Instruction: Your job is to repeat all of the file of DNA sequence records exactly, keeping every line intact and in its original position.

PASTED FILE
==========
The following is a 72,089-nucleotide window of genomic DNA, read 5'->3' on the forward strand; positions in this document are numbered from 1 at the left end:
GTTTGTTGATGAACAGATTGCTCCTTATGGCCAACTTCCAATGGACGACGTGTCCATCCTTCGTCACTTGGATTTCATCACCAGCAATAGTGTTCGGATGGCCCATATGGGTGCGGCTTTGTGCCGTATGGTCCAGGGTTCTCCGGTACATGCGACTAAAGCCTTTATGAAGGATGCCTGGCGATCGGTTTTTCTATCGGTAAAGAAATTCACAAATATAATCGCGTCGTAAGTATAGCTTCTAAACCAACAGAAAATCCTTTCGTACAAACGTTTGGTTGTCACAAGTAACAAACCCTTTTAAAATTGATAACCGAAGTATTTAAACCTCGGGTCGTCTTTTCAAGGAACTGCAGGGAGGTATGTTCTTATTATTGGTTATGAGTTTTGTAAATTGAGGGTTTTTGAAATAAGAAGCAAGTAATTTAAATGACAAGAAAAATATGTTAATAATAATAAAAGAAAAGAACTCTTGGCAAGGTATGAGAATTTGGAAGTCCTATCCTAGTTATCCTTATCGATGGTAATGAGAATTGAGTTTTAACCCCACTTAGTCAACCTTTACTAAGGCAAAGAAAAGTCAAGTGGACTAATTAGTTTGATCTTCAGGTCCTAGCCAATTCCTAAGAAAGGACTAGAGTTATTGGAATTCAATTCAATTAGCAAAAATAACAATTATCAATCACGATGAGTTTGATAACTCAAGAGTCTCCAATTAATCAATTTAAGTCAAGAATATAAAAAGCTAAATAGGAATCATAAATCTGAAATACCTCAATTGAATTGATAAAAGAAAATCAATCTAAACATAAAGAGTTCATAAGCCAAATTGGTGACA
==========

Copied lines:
The following is a 72,089-nucleotide window of genomic DNA, read 5'->3' on the forward strand; positions in this document are numbered from 1 at the left end:
GTTTGTTGATGAACAGATTGCTCCTTATGGCCAACTTCCAATGGACGACGTGTCCATCCTTCGTCACTTGGATTTCATCACCAGCAATAGTGTTCGGATGGCCCATATGGGTGCGGCTTTGTGCCGTATGGTCCAGGGTTCTCCGGTACATGCGACTAAAGCCTTTATGAAGGATGCCTGGCGATCGGTTTTTCTATCGGTAAAGAAATTCACAAATATAATCGCGTCGTAAGTATAGCTTCTAAACCAACAGAAAATCCTTTCGTACAAACGTTTGGTTGTCACAAGTAACAAACCCTTTTAAAATTGATAACCGAAGTATTTAAACCTCGGGTCGTCTTTTCAAGGAACTGCAGGGAGGTATGTTCTTATTATTGGTTATGAGTTTTGTAAATTGAGGGTTTTTGAAATAAGAAGCAAGTAATTTAAATGACAAGAAAAATATGTTAATAATAATAAAAGAAAAGAACTCTTGGCAAGGTATGAGAATTTGGAAGTCCTATCCTAGTTATCCTTATCGATGGTAATGAGAATTGAGTTTTAACCCCACTTAGTCAACCTTTACTAAGGCAAAGAAAAGTCAAGTGGACTAATTAGTTTGATCTTCAGGTCCTAGCCAATTCCTAAGAAAGGACTAGAGTTATTGGAATTCAATTCAATTAGCAAAAATAACAATTATCAATCACGATGAGTTTGATAACTCAAGAGTCTCCAATTAATCAATTTAAGTCAAGAATATAAAAAGCTAAATAGGAATCATAAATCTGAAATACCTCAATTGAATTGATAAAAGAAAATCAATCTAAACATAAAGAGTTCATAAGCCAAATTGGTGACA